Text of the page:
The four crew members of SpaceX’s Polaris Dawn commercial mission are undergoing a series of training for the program’s first space flight, scheduled for later this year. Aboard the Crew Dragon spacecraft, these space travellers will perform the furthest human flight from Earth since the Apollo 17 mission in 1972.
1. Polaris Dawn
The Polaris program is a collaboration between SpaceX and entrepreneur Jared Isaacman, who also financed and commanded, last year, the first all-civilian space mission, dubbed Inspiration4. Months later, Isaacman announced the new, larger and more ambitious program.
In addition to continuing to raise funds for St. Jude Children’s Research Hospital, as it did with Inspiration4, the Polaris program aims to push the limits of spaceflight by carrying out three manned missions, all funded by billionaire Isaacman.
The team at St. Jude Children’s Research Hospital and ALSAC are working hard to ensure the dream of founder Danny Thomas is realized–that no child should die in the dawn of life. 🙏 https://t.co/56whMQ1B0i— Jared Isaacman (@rookisaacman) June 11, 2022
In its first mission, Polaris Dawn, Isaacman, the commander, will fly a SpaceX Dragon spacecraft alongside Sarah Gillis, Anna Menon and Scott Poteet. Polaris’s second launch will also employ a Dragon, but the third aims to be the first crewed mission for SpaceX’s next-generation Starship spacecraft.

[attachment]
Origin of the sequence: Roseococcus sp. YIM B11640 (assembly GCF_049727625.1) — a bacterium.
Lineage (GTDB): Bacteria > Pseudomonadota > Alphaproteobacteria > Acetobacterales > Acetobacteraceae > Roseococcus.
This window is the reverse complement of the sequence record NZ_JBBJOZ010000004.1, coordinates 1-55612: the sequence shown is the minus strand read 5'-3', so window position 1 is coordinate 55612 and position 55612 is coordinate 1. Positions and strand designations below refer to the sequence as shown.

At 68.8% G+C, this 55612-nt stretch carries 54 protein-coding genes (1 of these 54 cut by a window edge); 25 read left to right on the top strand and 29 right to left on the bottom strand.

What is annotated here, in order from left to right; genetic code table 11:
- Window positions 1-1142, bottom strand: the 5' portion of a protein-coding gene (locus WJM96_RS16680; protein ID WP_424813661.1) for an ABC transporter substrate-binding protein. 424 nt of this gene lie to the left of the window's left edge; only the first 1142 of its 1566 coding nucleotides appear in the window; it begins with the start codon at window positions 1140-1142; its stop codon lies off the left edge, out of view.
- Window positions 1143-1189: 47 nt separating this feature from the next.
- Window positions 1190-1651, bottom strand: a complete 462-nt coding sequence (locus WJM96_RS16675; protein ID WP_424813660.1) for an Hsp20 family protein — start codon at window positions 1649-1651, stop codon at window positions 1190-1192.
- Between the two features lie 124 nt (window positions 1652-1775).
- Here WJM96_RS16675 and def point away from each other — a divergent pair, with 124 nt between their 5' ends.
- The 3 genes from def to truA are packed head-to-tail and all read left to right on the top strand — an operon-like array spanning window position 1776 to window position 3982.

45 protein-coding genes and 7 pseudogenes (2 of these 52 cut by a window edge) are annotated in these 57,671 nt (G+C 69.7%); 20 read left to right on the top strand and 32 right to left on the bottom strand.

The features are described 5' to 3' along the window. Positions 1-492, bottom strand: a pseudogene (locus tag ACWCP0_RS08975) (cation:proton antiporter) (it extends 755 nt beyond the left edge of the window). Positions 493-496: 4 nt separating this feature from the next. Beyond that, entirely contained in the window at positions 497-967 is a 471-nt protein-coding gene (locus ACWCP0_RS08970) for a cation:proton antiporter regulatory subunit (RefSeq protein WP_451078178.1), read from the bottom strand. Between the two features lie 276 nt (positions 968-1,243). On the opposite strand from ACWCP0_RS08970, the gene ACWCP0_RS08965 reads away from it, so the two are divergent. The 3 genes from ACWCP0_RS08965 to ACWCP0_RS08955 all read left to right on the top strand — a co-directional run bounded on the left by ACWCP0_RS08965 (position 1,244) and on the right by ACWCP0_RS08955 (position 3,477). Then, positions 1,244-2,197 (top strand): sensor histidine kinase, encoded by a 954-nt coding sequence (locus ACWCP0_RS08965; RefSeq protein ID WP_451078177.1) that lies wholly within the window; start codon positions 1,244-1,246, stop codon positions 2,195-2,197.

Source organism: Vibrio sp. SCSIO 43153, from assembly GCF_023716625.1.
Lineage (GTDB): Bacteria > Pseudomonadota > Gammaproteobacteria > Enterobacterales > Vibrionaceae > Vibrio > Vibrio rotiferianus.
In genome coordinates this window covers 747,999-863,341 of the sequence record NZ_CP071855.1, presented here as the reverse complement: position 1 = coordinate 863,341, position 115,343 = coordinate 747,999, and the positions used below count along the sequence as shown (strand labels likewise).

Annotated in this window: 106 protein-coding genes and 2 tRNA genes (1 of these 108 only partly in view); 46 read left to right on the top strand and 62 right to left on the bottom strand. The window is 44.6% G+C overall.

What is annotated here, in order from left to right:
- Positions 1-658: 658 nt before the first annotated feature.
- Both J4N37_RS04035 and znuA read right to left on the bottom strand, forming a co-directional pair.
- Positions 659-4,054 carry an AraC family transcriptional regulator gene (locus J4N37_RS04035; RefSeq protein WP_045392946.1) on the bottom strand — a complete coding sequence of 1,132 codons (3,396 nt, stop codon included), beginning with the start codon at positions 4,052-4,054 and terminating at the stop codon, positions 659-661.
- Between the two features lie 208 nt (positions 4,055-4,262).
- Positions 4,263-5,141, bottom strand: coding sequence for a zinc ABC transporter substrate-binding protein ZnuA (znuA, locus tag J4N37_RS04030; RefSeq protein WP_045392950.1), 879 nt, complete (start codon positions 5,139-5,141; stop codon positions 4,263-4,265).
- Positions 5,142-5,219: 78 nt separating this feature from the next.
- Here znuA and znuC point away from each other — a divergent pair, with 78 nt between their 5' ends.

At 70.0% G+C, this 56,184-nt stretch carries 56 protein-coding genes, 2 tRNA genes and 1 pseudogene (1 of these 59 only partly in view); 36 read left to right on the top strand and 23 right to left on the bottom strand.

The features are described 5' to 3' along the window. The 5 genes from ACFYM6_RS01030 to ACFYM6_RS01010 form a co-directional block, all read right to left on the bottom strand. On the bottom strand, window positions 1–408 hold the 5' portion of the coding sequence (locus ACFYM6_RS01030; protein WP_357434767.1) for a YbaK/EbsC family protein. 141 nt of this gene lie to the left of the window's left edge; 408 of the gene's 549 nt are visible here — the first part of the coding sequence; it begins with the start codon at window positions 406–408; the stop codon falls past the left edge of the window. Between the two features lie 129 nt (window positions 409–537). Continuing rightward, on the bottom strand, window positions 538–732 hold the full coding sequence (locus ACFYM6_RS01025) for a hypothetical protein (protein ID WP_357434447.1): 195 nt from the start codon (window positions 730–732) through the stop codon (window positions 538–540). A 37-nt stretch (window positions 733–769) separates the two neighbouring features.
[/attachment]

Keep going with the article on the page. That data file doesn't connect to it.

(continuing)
Polaris Dawn is scheduled to launch at the end of this year. The Dragon capsule carrying Isaacman and his three crewmates will lift off atop a SpaceX Falcon 9 rocket from NASA’s Kennedy Space Center in Florida.
2. First commercial spacewalk
Unveiled in February this year, the Polaris Dawn mission will feature the first commercial spacewalk and will soar to an orbital altitude higher than any human has reached since the final Apollo mission in 1972. For this mission, SpaceX had to develop its own commercial extravehicular activity (EVA) suites for the first spacewalk of these private astronauts.
A Dragon EVA requires the spacecraft’s main cabin be depressurized just like NASA’s Gemini capsules were during the early days of human spaceflight. That means everyone onboard the Polaris Dawn mission will be wearing suits designed for exposure to the vacuum of space.
Recently, the crew underwent scuba training in California, first in a pool and then at sea. The aim was to practice the types of non-verbal communication needed in EVAs, teammate support techniques, and the body’s responses associated with changes in pressure.